This post will look at numbering in the 5th (Royal Irish) Lancers between 1882 (when my data starts), and 1906.
Service records for all of the following numbers - a sample from a larger database - survive in the WO 363 (Burnt Documents) and in the WO 364 (Pensions) series at the National Archives in Kew, London. These records can also be viewed on-line via Ancestry.co.uk which is currently offering a FREE 14 day trial.
2462 joined on 15th November 1882
2509 joined on 26th June 1883
2653 joined on 17th July 1884
2832 joined on 17th September 1885
3027 joined on 9th April 1886
3161 joined on 26th February 1887
3344 joined on 10th January 1888
3753 joined on 29th November 1889
3905 joined on 2nd January 1890
3968 joined on 27th October 1891
4022 joined on 2nd March 1892
4181 joined on 10th February 1893
4308 joined on 8th January 1894
4558 joined on 14th January 1895
4712 joined on 6th January 1896
4740 joined on 18th September 1897
4840 joined on 19th April 1898
5000 joined on 12th April 1899
5355 joined on 17th January 1900
5937 joined on 1st March 1901
6483 joined on 16th March 1902
6943 joined on 27th January 1903
6985 joined on 10th June 1904
7048 joined on 8th April 1905
7336 joined on 24th January 1906
Apart from a surge in recruitment during the Boer War (1900 to 1902), the sequential numbering above illustrates again just how slow recruitment could be in the cavalry regiments. 1906 also marked the last year that cavalry regiments numbered by regiment rather than corps and I have explained this in greater detail in my post dealing with regimental numbering as laid down in the Queen's and King's Regulations.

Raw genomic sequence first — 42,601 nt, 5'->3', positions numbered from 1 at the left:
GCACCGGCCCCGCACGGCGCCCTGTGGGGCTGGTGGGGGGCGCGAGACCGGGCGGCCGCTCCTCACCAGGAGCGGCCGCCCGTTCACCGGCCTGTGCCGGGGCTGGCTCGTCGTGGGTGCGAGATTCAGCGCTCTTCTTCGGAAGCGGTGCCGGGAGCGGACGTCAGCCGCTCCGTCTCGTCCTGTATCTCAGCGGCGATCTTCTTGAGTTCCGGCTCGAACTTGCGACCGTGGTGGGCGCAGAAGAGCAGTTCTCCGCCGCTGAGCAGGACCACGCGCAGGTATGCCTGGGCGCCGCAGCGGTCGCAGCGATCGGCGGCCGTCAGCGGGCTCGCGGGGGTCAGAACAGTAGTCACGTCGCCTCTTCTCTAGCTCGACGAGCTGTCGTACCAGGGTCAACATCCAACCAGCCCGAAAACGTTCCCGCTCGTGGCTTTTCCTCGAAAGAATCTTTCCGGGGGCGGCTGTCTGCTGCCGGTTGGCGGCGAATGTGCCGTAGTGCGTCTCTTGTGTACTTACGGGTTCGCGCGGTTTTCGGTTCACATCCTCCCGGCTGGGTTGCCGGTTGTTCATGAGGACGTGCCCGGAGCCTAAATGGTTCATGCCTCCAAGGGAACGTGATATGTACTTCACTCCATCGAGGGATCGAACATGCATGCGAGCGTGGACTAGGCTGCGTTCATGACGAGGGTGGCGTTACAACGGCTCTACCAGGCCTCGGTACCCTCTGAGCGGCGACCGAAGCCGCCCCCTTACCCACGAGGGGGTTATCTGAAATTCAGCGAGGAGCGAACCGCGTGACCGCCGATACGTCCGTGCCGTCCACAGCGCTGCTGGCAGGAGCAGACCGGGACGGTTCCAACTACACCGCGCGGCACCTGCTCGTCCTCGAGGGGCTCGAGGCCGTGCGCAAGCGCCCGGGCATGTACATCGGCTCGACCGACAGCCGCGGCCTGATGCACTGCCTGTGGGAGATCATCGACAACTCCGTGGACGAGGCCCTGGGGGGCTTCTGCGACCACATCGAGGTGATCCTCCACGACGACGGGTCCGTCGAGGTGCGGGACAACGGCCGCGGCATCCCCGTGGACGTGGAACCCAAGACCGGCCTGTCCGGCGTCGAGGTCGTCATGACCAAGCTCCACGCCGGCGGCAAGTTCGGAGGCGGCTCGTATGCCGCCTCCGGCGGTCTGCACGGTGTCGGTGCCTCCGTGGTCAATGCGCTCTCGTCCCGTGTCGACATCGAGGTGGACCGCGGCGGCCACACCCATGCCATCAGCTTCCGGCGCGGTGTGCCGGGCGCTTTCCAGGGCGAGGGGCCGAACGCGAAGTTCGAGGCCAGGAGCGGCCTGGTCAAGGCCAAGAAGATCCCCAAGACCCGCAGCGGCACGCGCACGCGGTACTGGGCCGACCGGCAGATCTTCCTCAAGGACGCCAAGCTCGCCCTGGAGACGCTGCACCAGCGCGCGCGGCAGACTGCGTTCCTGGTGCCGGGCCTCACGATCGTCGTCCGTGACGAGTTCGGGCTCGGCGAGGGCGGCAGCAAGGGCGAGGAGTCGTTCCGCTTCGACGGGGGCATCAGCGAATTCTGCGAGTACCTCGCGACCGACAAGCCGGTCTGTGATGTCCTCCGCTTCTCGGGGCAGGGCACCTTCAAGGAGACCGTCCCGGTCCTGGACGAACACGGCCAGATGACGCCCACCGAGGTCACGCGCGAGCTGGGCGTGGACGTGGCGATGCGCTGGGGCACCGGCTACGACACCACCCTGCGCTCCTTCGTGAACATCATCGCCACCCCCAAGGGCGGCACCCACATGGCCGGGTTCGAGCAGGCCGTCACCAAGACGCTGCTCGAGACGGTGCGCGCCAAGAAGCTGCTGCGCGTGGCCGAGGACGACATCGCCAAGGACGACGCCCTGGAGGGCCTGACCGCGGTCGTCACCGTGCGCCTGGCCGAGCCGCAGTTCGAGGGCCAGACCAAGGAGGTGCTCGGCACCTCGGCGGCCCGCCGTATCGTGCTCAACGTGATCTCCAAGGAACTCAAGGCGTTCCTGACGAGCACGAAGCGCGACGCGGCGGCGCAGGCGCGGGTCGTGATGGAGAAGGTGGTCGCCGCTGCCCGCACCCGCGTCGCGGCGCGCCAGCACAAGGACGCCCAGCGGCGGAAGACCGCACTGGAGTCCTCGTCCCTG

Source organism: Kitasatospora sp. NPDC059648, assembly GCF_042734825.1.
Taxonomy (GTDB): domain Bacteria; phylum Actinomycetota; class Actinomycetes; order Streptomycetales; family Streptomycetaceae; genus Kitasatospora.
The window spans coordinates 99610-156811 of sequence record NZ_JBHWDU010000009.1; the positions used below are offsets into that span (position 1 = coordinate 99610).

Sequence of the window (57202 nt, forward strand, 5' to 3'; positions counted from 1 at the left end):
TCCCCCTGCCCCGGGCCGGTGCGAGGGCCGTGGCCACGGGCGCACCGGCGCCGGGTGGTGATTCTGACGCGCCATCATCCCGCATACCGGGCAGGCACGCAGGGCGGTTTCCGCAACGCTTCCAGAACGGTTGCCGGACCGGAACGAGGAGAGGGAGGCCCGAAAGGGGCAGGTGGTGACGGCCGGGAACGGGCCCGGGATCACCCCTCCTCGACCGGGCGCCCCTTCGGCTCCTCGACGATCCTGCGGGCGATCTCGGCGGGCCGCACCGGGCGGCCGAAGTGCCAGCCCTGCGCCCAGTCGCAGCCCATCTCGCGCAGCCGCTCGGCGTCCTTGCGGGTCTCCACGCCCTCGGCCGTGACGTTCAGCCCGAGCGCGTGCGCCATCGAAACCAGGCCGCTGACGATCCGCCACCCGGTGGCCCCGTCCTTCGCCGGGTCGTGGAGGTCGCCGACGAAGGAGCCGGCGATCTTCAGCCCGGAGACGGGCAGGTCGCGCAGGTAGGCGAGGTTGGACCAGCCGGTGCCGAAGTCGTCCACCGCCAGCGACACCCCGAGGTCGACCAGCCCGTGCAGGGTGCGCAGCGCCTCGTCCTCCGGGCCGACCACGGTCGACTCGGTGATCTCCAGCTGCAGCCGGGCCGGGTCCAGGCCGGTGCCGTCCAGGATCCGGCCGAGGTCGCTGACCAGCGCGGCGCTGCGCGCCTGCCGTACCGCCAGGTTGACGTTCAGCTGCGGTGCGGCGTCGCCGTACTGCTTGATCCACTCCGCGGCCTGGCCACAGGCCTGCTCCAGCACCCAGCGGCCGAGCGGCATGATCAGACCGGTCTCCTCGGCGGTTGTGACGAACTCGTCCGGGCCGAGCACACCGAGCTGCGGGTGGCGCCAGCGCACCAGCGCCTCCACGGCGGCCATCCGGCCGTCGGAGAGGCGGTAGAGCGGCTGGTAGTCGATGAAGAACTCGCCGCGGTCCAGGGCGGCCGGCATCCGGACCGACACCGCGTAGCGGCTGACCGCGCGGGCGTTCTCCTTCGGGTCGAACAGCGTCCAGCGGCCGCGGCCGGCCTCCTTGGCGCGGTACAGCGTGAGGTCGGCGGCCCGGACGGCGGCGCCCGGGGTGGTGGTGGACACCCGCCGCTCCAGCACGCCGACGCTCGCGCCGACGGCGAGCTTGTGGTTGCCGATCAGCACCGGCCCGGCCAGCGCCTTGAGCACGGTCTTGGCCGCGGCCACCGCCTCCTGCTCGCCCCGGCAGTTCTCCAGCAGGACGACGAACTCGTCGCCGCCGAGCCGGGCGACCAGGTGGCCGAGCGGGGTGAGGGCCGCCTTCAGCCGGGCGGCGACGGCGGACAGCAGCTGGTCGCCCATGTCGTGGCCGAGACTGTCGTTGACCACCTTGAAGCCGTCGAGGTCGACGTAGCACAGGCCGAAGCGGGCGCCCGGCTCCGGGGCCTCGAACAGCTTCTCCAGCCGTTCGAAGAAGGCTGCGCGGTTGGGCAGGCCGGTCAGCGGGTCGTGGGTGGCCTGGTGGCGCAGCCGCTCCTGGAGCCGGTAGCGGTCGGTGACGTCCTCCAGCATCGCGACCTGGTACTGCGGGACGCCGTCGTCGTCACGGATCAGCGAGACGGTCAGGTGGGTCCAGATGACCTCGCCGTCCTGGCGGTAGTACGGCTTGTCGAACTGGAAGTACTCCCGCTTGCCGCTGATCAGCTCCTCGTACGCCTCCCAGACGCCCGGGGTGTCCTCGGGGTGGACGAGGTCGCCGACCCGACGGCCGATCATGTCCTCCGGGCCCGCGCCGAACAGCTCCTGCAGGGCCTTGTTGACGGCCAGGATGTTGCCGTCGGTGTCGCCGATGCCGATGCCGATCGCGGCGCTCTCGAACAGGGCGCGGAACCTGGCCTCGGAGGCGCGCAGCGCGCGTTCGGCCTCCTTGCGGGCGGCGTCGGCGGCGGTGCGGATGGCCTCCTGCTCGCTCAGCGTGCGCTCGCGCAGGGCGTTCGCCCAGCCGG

Numbering in the 12th Lancers between 1881 and 1906, and the memorial in Bangalore commemorating the 16th Lancers in India 1865-1876.
I have borrowed the superb photograph of an unknown sergeant from the 5th Lancers, from the excellent, Soldiers of the Queen website. The photograph was taken in Durban, South Africa, and dates to 1898. Also see the 5th Royal Irish Lancers website.
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From The Naval & Military Press:
The Historical Records of the Fifth (Royal Irish) Lancers from their Foundation as Wynne’s Dragoons (in 1689) to 1908
The 5th (Royal Irish) Lancers owe their origins to the turbulent times of the ‘Glorious Revolution’ of 1688. As this excellent history, written by one of the regiment’s officers in 1908 recounts, the Lancers were raised as ‘James Wynne’s Dragoons’, a mounted unit, to repel the attempt by Catholic supporters of James II to take over Ireland and launch an invasion of England. The Lancers took part in the successful defences of Derry and Enniskillen and the victorious Battles of the Boyne and Aughram. Subsequently, they served under King William III in the defence of his Dutch homeland against the French at the Siege of Namur.
The Lancers took a proud part in the Duke of Marlborough’s campaigns in the early 18th century, fighting at all four of his famous victories: Blenheim, Ramillies, Oudenarde and Malplaquet. At the end of the century they took part in the suppression of the French-backed 1798 rising in their native Ireland, but were subsequently disbanded. Reformed in 1858 because of the need for cavalry to meet the threat of the Indian Mutiny, they took part in the relief of Lucknow.
The Lancers formed part of the Nile Expedition of 1884, mounted in a belated and doomed attempt to save Gordon of Khartoum from the Mahdi and in the Suakin expedition. Their final campaign narrated in this book was the Boer War, in which they took a prominent part in the successful defence of Ladysmith when the town was besieged by the Boers.
This is a fine and lively regimental history which will appeal to anyone interested in the British Army, the cavalry, or 18th and 19th century warfare. It is superbly reproduced with nine fine colour plates, 20 black and white illustrations and ten maps. CLICK HERE TO ORDER.